Little known to most Americans and Canadians, the U.S. and Canada hold five border disputes to this day. While four of these disputes are over a water area (one of them due to differing interpretations of the French word “jusqu’à” in an 1825 treaty) there is just one piece of land claimed by both the neighboring nations, and neither country is in the mood to give it up.
At the size of just 18 acres, Machias Seal Island is an island three leagues off the coast of Maine and 3.5 leagues off the coast of New Brunswick’s Grand Manan Island. It was likely inhabited by the Passamaquoddy Nation prior to European settlement, but was never paid any attention by colonial powers until after the American Revolution, when the Treaty of Paris was signed. According to Article Two of the treaty, the United States had rights to any territory less than 20 leagues off of its coast, so long as it was south of the mouth of the St Croix River and north of coastal Florida. Machias Seal Island satisfied these conditions.
However, in response, the Canadians referenced a 1621 land grant from Sir William Alexander, founder of Nova Scotia, who claimed that any island within six leagues of Canadian coastline would be declared part of Canada. Machias Seal Island also satisfied these conditions.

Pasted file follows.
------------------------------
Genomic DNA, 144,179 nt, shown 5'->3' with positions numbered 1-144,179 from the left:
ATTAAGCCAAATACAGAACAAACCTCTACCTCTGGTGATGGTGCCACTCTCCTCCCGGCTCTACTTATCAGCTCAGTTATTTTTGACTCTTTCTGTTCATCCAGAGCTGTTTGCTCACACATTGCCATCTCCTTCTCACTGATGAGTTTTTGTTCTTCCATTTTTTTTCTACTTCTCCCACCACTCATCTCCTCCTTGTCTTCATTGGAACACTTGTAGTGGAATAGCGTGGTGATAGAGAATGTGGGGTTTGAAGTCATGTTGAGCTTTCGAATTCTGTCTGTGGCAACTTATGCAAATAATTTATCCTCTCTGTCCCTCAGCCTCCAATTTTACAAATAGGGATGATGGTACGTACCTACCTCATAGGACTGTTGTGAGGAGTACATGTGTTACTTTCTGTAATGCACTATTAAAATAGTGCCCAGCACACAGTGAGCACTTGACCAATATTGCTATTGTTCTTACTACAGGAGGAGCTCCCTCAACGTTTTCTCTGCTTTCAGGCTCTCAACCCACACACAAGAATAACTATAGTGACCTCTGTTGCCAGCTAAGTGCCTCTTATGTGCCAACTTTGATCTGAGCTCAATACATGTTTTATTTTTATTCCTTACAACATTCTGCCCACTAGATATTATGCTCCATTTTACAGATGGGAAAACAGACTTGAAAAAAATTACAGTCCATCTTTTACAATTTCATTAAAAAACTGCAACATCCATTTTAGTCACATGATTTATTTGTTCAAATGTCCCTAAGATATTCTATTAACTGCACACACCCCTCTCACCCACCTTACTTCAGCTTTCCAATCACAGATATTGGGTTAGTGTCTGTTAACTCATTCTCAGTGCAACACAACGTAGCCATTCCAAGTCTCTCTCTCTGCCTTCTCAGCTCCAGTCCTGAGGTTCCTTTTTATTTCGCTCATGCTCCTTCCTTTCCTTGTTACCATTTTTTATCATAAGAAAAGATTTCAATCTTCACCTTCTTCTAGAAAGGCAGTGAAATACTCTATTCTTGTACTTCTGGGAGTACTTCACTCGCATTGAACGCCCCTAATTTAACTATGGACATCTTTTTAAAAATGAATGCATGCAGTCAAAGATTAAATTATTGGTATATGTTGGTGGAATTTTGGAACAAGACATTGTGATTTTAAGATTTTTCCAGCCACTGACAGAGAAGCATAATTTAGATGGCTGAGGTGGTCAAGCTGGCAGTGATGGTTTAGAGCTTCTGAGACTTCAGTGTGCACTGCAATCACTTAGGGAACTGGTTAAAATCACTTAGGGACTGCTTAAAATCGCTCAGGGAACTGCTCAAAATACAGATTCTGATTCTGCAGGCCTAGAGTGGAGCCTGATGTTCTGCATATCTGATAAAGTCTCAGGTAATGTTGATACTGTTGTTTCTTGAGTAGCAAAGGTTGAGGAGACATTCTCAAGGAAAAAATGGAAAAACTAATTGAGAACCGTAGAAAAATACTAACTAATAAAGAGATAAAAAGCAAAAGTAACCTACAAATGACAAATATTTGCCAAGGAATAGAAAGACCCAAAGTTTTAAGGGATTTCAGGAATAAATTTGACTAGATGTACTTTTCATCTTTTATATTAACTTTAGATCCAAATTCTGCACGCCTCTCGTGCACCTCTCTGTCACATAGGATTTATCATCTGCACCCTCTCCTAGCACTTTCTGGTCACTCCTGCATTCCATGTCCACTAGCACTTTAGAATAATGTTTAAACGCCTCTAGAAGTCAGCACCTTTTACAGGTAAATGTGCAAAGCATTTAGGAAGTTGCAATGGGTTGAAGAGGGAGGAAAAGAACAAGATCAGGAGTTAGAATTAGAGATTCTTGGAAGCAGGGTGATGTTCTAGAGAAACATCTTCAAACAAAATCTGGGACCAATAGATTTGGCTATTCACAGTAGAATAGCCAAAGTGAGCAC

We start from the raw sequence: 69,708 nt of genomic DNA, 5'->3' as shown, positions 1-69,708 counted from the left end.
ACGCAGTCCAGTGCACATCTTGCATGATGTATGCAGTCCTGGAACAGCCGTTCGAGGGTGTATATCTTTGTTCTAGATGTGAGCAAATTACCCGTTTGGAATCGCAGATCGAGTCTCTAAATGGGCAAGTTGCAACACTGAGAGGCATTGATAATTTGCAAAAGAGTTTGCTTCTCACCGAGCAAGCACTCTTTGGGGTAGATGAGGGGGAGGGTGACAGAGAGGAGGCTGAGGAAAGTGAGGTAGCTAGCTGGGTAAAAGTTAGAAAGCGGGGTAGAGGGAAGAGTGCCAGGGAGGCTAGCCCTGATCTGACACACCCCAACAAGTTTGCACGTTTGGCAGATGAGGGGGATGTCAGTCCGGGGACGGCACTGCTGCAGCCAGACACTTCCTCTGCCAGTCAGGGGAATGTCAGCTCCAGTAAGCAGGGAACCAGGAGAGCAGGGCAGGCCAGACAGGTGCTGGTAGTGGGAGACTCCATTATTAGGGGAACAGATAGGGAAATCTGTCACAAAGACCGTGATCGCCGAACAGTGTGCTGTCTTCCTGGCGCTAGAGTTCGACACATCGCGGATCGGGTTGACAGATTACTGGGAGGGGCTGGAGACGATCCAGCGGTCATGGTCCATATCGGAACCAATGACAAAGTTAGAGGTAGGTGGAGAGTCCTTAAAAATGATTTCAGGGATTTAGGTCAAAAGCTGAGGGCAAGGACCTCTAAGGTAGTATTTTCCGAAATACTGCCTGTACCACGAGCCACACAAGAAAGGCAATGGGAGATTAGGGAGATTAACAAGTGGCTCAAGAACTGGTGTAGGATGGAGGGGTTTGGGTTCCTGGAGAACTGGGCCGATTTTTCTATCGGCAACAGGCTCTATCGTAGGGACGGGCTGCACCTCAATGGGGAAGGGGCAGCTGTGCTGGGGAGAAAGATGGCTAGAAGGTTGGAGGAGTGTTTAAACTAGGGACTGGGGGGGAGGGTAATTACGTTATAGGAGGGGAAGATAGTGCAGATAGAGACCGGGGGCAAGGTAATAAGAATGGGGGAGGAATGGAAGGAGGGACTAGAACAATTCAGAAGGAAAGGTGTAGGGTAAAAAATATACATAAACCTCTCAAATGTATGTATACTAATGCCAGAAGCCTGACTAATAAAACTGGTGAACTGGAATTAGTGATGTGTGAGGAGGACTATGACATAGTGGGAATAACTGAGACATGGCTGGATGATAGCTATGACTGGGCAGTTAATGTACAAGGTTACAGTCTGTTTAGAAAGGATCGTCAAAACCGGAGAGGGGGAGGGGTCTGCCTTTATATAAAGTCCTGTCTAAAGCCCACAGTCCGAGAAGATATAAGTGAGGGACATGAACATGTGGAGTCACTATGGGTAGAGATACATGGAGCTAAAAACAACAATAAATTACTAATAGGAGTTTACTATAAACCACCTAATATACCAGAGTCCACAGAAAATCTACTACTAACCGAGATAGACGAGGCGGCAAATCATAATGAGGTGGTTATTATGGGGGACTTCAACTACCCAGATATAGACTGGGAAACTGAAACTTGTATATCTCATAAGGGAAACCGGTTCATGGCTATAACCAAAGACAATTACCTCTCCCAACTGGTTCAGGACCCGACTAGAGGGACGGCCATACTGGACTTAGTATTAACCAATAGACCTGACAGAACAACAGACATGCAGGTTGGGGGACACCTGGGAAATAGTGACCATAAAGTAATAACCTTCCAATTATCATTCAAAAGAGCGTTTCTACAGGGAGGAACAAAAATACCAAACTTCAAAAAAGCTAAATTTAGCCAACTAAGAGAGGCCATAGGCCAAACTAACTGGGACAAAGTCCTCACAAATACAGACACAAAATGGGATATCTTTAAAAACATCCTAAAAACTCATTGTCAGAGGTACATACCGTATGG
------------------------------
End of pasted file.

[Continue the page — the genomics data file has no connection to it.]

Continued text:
So, from the late 1700s on, Machias Seal Island was claimed by two countries. While other islands also fell under this category, treaties have since settled the issues for all except Machias Seal Island (and the adjacent North Rock), which both countries resisted compromising on by refusing to commit to a 1979 International Court of Justice agreement.
Canada has been more assertive than the U.S. in occupying the land. In 1832, Canada took the first step in occupying the territory by building a lighthouse there, which houses a population of lighthouse keepers from the Canadian Coast Guard, who are installed to this day for “sovereignty purposes.” Two guards operate in rotating four week shifts, both to protect Canada’s claims and to protect the birds and natural life found in the ecological reserve that now covers the island. It remains the only structure on the island — and the only manned lighthouse in all of eastern Canada — all in order to protect the nation’s “dibs” on the island.
Meanwhile, the U.S. has taken a less active approach. While it did use the island temporarily in World War I, it has made no permanent mark. In fact, it has sometimes inadvertently referred to Machias Seal Island as part of Canada. But it hasn’t given up yet; it still has refused to “recognize” the lighthouse as even existing.
Both the United States and Canada use the island for its prime lobster fishing, and a company in Maine offers boat trips out to the island to see the puffins living on it. Unfortunately, due to no country having complete control over the island, fishermen have easy access to overfish for the lobster without fines being cast.